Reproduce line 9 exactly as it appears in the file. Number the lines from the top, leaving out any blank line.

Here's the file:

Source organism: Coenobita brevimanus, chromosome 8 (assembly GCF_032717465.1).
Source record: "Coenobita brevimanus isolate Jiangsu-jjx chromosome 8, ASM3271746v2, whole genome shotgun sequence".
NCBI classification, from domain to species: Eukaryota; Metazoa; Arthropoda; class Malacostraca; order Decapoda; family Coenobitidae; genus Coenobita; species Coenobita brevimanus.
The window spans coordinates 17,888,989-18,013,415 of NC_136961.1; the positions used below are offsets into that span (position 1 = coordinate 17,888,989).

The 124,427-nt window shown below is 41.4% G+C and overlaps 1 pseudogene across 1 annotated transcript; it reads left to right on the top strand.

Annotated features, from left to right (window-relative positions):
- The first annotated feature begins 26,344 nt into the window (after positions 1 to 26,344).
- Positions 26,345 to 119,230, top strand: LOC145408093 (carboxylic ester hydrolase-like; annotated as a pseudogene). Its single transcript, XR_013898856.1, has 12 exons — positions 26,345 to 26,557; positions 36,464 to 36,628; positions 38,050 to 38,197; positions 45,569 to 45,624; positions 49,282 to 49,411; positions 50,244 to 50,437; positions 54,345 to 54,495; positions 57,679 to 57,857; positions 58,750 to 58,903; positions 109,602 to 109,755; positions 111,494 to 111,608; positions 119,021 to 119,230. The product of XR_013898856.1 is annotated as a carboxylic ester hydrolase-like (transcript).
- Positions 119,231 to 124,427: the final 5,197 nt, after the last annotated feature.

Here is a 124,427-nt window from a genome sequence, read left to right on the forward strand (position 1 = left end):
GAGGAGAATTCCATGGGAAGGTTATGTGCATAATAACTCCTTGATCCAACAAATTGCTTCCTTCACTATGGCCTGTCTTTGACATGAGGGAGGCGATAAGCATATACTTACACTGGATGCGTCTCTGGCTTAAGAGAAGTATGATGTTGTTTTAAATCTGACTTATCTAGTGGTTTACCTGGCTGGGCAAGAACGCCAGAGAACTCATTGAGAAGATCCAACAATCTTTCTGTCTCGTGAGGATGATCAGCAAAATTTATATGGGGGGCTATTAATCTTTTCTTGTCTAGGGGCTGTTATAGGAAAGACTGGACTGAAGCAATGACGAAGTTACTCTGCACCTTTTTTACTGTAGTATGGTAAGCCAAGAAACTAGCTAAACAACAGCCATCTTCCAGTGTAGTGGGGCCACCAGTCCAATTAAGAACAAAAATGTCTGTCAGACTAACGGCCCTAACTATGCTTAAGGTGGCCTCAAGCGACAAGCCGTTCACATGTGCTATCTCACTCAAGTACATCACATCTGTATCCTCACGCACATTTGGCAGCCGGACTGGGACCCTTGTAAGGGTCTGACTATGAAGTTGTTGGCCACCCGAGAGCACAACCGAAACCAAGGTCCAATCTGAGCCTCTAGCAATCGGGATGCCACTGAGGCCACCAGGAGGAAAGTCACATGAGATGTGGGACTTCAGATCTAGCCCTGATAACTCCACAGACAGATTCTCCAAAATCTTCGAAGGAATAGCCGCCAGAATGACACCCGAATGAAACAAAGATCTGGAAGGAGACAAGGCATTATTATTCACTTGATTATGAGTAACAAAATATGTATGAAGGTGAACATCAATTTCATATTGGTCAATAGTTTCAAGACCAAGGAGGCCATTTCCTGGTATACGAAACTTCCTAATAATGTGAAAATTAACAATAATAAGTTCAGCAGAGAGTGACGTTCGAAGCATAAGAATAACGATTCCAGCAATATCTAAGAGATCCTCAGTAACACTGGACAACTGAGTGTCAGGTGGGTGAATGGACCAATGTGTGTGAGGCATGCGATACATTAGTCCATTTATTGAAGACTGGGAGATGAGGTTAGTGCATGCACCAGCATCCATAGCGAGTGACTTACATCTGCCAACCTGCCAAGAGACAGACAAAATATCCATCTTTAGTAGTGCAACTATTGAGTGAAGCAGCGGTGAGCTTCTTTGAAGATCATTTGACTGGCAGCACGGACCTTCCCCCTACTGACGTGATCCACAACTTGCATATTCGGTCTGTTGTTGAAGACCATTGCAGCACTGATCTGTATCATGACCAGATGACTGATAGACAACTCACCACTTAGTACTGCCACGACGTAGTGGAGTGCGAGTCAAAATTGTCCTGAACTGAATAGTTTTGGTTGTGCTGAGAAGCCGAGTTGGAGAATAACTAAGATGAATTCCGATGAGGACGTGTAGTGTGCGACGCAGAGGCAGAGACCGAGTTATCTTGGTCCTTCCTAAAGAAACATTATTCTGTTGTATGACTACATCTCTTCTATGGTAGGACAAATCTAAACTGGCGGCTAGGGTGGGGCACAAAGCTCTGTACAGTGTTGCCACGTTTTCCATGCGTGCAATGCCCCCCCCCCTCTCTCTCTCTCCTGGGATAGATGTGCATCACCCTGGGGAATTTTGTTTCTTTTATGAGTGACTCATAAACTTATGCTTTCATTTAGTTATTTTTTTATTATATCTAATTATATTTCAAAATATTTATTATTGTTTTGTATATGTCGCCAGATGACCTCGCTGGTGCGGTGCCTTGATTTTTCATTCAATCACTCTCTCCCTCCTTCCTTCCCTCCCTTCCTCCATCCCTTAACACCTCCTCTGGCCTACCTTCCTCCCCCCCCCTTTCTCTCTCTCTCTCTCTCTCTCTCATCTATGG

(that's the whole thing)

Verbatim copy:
- Positions 119,231 to 124,427: the final 5,197 nt, after the last annotated feature.